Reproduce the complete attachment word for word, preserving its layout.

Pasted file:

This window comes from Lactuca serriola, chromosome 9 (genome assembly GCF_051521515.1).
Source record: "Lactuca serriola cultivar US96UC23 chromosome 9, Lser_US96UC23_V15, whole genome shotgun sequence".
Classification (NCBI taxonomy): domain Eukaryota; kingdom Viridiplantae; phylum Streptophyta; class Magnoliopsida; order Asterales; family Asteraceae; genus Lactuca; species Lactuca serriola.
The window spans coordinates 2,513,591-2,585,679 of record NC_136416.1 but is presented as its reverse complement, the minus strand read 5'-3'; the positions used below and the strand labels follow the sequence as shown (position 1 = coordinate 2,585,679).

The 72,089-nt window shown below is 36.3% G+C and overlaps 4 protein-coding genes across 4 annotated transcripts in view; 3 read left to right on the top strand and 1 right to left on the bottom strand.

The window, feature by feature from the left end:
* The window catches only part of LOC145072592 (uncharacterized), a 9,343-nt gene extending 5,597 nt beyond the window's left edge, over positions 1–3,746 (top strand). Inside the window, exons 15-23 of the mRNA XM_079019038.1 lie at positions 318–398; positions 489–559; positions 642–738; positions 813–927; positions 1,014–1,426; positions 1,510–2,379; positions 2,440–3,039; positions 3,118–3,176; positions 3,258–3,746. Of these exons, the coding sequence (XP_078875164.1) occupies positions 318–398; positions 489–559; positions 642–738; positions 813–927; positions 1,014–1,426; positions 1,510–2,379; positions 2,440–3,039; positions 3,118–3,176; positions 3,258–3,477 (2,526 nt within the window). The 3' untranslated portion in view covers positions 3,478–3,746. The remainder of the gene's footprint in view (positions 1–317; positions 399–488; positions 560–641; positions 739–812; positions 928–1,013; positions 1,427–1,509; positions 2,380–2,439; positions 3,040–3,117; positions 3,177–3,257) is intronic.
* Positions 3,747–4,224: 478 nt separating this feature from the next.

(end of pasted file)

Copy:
This window comes from Lactuca serriola, chromosome 9 (genome assembly GCF_051521515.1).
Source record: "Lactuca serriola cultivar US96UC23 chromosome 9, Lser_US96UC23_V15, whole genome shotgun sequence".
Classification (NCBI taxonomy): domain Eukaryota; kingdom Viridiplantae; phylum Streptophyta; class Magnoliopsida; order Asterales; family Asteraceae; genus Lactuca; species Lactuca serriola.
The window spans coordinates 2,513,591-2,585,679 of record NC_136416.1 but is presented as its reverse complement, the minus strand read 5'-3'; the positions used below and the strand labels follow the sequence as shown (position 1 = coordinate 2,585,679).

The 72,089-nt window shown below is 36.3% G+C and overlaps 4 protein-coding genes across 4 annotated transcripts in view; 3 read left to right on the top strand and 1 right to left on the bottom strand.

The window, feature by feature from the left end:
* The window catches only part of LOC145072592 (uncharacterized), a 9,343-nt gene extending 5,597 nt beyond the window's left edge, over positions 1–3,746 (top strand). Inside the window, exons 15-23 of the mRNA XM_079019038.1 lie at positions 318–398; positions 489–559; positions 642–738; positions 813–927; positions 1,014–1,426; positions 1,510–2,379; positions 2,440–3,039; positions 3,118–3,176; positions 3,258–3,746. Of these exons, the coding sequence (XP_078875164.1) occupies positions 318–398; positions 489–559; positions 642–738; positions 813–927; positions 1,014–1,426; positions 1,510–2,379; positions 2,440–3,039; positions 3,118–3,176; positions 3,258–3,477 (2,526 nt within the window). The 3' untranslated portion in view covers positions 3,478–3,746. The remainder of the gene's footprint in view (positions 1–317; positions 399–488; positions 560–641; positions 739–812; positions 928–1,013; positions 1,427–1,509; positions 2,380–2,439; positions 3,040–3,117; positions 3,177–3,257) is intronic.
* Positions 3,747–4,224: 478 nt separating this feature from the next.